with a bit of a hedge by selling a Put against my short. I calculate in advance how much money I would still be ahead should the stock price go to zero by subtracting the gain on my short vs. the loss on the Put value if the Put value would reach the maximum it could (at a stock value of zero). On the other hand, if the stock price goes up in the short term, the Put option value declines. All the while I am earning interest on the Put option sale and short sale. It's kind of like selling covered Calls in reverse. The downside is if the stock tanks to zero you won't make as much money on your short because you will be in the red on the Put. But it's better than BUYING an option cold-turkey which ties up my money and it does give you a bit of a fall back on your short position when the stock price has its up day(s).
      and costs me interest.

    • noto_says_buy_before_meeting noto_says_buy_before_meeting Sep 10, 2001 6:41 PM Flag

      I agree. That's why I like selling options occasionally. I mean, for example, check out long term Calls on a stock like QCOM with high strike prices like $100 or more. Granted the stock could go above that strike before expiration but the odds aren't so good that they will. In fact, when I used to buy options I lost the great majority of time. Buying Amazon options are one of the few that I actually made money on, but even still you have to get kind of lucky that the stock price heads south fast enough at a point between when you bought it and expiration. Overall, buying options has been a very poor investment for me and I imagine most everyone else. That's why selling them is, pardon the pun, a better option.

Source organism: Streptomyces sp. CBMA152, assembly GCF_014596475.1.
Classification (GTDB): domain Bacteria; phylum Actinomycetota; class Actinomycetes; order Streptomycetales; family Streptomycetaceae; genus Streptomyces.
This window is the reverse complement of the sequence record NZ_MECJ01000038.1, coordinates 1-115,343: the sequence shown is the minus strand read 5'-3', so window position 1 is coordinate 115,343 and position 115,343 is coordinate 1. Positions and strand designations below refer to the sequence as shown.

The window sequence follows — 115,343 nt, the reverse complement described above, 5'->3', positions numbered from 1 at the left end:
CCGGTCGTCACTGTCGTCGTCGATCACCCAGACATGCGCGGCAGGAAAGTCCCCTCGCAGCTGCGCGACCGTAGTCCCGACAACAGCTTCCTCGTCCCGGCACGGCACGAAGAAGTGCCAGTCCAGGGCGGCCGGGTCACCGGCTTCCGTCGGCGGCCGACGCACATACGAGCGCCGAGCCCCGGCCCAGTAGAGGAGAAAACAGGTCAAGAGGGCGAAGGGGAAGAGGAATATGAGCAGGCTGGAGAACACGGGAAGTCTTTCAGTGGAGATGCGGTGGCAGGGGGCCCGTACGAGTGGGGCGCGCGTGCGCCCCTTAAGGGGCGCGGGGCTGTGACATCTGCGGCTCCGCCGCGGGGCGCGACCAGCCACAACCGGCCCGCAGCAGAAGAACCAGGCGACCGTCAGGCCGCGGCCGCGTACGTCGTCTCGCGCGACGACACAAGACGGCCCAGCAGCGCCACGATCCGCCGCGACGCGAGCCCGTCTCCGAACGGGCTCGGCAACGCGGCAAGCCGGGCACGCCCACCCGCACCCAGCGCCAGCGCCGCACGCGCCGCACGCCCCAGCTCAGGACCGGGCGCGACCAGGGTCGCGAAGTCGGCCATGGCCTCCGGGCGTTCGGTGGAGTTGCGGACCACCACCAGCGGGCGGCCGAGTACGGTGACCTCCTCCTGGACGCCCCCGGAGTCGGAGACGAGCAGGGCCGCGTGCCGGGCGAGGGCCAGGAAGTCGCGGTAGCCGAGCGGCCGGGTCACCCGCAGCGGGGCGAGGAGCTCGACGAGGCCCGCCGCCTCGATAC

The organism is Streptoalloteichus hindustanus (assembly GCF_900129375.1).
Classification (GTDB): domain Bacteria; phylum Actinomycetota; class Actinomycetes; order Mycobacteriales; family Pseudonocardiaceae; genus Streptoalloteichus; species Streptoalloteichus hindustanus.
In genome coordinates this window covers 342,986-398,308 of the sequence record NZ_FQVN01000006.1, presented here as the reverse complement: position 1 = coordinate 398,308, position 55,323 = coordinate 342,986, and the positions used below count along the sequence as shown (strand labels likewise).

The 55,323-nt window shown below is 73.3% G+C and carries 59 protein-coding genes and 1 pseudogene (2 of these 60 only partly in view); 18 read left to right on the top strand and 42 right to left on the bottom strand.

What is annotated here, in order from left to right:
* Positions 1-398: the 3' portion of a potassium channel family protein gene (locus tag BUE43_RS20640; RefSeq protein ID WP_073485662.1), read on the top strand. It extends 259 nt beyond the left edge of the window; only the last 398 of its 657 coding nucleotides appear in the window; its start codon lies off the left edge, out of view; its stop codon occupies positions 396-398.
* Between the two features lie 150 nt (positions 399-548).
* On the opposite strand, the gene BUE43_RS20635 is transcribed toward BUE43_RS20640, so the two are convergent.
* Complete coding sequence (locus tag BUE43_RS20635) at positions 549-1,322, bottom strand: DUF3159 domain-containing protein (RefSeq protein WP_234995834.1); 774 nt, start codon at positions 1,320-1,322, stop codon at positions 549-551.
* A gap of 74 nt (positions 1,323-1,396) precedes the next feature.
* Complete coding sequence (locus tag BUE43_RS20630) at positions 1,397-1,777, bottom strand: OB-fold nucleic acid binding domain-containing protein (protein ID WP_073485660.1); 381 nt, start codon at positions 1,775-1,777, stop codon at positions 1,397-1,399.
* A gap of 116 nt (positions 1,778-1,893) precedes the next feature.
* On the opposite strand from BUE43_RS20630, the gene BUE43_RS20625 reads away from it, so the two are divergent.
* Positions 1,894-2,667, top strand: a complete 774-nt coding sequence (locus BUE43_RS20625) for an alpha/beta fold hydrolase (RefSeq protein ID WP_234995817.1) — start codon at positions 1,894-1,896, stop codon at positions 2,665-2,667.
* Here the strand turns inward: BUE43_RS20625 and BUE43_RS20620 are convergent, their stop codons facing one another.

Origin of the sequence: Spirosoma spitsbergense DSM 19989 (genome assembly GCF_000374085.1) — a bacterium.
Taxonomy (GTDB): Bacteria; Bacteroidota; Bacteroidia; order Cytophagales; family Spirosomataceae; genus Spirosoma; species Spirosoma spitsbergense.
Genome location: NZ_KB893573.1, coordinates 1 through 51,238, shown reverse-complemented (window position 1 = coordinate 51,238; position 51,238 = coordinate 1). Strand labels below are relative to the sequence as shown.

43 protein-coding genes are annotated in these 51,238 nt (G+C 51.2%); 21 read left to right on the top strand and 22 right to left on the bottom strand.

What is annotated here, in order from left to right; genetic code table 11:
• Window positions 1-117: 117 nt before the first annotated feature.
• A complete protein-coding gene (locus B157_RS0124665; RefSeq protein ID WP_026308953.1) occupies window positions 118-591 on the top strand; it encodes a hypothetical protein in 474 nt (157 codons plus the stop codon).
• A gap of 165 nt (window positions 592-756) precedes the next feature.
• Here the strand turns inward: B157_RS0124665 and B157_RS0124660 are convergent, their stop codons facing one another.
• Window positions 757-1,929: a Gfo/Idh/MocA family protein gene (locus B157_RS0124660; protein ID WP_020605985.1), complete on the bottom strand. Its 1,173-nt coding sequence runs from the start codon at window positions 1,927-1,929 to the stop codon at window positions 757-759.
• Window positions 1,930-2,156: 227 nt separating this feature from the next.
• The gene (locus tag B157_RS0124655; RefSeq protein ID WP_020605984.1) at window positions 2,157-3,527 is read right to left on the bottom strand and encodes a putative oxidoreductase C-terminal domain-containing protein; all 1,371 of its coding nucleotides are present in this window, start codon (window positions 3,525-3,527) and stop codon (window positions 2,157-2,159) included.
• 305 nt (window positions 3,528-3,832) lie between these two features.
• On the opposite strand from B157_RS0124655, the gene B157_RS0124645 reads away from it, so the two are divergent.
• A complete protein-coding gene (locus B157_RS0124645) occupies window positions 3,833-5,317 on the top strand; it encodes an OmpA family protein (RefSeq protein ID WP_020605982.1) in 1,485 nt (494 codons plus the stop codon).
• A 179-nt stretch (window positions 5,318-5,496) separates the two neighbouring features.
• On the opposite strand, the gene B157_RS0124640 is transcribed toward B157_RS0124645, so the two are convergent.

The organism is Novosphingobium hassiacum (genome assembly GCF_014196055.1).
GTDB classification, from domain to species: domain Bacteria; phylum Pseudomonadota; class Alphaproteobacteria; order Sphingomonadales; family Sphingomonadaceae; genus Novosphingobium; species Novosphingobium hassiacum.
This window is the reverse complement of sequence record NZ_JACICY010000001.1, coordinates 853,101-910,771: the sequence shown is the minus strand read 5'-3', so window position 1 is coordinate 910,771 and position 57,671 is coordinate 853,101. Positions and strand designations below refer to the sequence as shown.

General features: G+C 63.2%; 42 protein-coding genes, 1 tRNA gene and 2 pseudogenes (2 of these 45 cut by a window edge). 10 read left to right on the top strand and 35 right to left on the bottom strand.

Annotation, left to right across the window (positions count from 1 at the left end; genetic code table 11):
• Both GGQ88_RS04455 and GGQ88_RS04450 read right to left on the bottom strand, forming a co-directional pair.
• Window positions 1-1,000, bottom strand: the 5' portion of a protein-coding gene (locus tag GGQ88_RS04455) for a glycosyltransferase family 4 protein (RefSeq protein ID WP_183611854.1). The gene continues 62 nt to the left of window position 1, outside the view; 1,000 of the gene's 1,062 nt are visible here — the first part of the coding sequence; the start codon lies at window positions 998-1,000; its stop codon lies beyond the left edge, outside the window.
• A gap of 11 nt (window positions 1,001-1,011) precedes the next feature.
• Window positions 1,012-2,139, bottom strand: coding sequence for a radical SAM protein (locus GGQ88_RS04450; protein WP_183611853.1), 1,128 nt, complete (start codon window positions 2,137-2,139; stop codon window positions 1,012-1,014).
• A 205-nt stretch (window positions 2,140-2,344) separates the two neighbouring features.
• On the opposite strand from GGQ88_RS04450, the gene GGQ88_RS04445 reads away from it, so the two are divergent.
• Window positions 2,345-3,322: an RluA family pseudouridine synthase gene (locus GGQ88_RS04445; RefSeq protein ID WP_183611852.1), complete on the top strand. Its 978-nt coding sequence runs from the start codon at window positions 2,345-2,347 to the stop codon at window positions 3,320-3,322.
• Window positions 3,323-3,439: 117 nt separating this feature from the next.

• grumpy_and_the_other_six grumpy_and_the_other_six Sep 10, 2001 5:46 AM Flag

      nonsense posts printed out, and am wondering whether it is worth the trouble to go through them and point out some of the more glaring absurdities. I will probably let inertia take over and not bother.

      Ones particular piece of absurdity, however, is capable of causing so much mischief that I have no choice but to call attention to it. Your statement that there is no risk in failing to cover part of a position at what looks to be an intermediate low on the coincident implication that shorting is a low risk activity are, like most of your statements, seriously at odds with reality.

      When on is evaluating the "risks" of a trade, there are at least five steps to the evaluation. First, identifying what might happen. Second, quantifying how severe the damage might be if that thing happens. Third, identifying how likely it is that such a thing might happen at each intensity. Repeat steps on through three for every possible thing that you or anyone else can think of. Fourth, combine all the results into an overall evaluation of risk. Fifth, throw in a generous "fudge factor" for the things that could not have been forseen.

      One of the reasons that shorts tend to be more intelligent and to do much more work than longs is that shorting is vastly more risky than going long. In addition to going against the long term bias of the market, and to having the deck stacked against one in terms of the rules, and in suffering under continual disapproval from the rest of the herd, there is the fact that the potential losses are unlimited. Money management is far more important for the short than for the long, since the extent of HIS possible loss must be continually calculated, while for the long the largest possible loss is printed right on the label.